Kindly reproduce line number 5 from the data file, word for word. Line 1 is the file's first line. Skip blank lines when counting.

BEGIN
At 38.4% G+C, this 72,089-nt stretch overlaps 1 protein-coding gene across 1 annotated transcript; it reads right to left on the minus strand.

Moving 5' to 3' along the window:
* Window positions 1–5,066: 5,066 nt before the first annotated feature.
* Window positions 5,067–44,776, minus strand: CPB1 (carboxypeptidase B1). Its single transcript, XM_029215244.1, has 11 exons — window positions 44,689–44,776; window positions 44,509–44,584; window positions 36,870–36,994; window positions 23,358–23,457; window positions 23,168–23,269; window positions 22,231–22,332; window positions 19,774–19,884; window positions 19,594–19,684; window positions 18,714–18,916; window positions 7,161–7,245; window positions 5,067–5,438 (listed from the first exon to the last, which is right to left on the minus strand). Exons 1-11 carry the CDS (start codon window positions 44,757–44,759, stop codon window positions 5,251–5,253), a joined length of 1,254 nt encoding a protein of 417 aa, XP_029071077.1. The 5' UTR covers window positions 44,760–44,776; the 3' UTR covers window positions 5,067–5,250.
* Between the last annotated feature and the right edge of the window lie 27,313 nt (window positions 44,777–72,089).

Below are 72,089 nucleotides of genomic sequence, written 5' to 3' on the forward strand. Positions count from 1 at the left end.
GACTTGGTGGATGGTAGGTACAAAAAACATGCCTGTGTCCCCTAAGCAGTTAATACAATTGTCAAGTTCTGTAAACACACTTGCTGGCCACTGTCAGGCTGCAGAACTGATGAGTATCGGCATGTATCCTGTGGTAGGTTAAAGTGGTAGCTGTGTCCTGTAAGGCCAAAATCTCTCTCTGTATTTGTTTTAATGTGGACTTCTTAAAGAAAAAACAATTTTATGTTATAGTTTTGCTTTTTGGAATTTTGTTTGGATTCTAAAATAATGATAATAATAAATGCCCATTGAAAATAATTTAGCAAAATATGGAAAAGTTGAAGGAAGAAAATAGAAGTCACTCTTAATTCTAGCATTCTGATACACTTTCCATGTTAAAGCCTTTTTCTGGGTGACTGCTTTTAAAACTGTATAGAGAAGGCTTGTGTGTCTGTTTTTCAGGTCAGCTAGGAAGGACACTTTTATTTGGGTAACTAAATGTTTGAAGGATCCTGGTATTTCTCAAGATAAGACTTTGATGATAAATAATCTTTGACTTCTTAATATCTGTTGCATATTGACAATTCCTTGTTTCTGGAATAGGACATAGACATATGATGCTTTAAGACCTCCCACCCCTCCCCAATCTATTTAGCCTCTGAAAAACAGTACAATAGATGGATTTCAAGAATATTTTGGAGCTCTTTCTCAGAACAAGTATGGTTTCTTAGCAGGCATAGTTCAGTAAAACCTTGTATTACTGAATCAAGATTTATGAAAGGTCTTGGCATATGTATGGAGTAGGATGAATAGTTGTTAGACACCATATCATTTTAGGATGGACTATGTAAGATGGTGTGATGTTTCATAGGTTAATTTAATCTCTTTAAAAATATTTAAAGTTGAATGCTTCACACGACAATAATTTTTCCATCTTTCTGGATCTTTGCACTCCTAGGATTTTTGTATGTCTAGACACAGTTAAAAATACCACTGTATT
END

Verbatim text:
* Between the last annotated feature and the right edge of the window lie 27,313 nt (window positions 44,777–72,089).